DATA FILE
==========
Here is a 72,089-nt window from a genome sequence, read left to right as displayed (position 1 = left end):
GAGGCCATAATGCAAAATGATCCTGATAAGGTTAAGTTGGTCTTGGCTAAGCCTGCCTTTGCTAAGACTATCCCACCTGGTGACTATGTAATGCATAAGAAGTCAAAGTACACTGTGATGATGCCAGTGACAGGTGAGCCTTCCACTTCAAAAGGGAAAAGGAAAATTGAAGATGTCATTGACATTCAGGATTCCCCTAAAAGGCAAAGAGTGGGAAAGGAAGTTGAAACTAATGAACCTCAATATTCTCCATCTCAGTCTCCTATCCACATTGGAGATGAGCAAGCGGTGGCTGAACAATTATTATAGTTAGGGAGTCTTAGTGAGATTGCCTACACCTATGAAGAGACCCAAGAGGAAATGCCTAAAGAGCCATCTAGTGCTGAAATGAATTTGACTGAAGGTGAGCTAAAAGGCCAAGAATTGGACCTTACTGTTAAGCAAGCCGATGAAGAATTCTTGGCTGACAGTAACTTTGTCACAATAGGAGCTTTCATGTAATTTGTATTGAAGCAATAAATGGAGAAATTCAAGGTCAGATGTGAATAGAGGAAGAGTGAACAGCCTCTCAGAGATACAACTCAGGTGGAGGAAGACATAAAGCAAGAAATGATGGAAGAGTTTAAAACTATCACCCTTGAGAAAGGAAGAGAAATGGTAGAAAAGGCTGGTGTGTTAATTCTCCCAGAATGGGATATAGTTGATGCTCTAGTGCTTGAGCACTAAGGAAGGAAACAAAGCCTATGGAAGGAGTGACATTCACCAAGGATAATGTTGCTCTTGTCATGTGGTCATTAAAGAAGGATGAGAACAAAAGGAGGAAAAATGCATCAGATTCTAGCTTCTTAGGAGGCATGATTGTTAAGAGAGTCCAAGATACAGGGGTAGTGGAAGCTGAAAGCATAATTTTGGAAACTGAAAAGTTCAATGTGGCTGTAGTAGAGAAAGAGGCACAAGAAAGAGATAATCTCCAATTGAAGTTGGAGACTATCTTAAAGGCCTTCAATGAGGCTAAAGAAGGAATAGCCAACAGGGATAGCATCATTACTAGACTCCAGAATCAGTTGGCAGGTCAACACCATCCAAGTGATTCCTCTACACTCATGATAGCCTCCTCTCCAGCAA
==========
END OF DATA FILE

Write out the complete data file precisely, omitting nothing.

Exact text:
Here is a 72,089-nt window from a genome sequence, read left to right as displayed (position 1 = left end):
GAGGCCATAATGCAAAATGATCCTGATAAGGTTAAGTTGGTCTTGGCTAAGCCTGCCTTTGCTAAGACTATCCCACCTGGTGACTATGTAATGCATAAGAAGTCAAAGTACACTGTGATGATGCCAGTGACAGGTGAGCCTTCCACTTCAAAAGGGAAAAGGAAAATTGAAGATGTCATTGACATTCAGGATTCCCCTAAAAGGCAAAGAGTGGGAAAGGAAGTTGAAACTAATGAACCTCAATATTCTCCATCTCAGTCTCCTATCCACATTGGAGATGAGCAAGCGGTGGCTGAACAATTATTATAGTTAGGGAGTCTTAGTGAGATTGCCTACACCTATGAAGAGACCCAAGAGGAAATGCCTAAAGAGCCATCTAGTGCTGAAATGAATTTGACTGAAGGTGAGCTAAAAGGCCAAGAATTGGACCTTACTGTTAAGCAAGCCGATGAAGAATTCTTGGCTGACAGTAACTTTGTCACAATAGGAGCTTTCATGTAATTTGTATTGAAGCAATAAATGGAGAAATTCAAGGTCAGATGTGAATAGAGGAAGAGTGAACAGCCTCTCAGAGATACAACTCAGGTGGAGGAAGACATAAAGCAAGAAATGATGGAAGAGTTTAAAACTATCACCCTTGAGAAAGGAAGAGAAATGGTAGAAAAGGCTGGTGTGTTAATTCTCCCAGAATGGGATATAGTTGATGCTCTAGTGCTTGAGCACTAAGGAAGGAAACAAAGCCTATGGAAGGAGTGACATTCACCAAGGATAATGTTGCTCTTGTCATGTGGTCATTAAAGAAGGATGAGAACAAAAGGAGGAAAAATGCATCAGATTCTAGCTTCTTAGGAGGCATGATTGTTAAGAGAGTCCAAGATACAGGGGTAGTGGAAGCTGAAAGCATAATTTTGGAAACTGAAAAGTTCAATGTGGCTGTAGTAGAGAAAGAGGCACAAGAAAGAGATAATCTCCAATTGAAGTTGGAGACTATCTTAAAGGCCTTCAATGAGGCTAAAGAAGGAATAGCCAACAGGGATAGCATCATTACTAGACTCCAGAATCAGTTGGCAGGTCAACACCATCCAAGTGATTCCTCTACACTCATGATAGCCTCCTCTCCAGCAA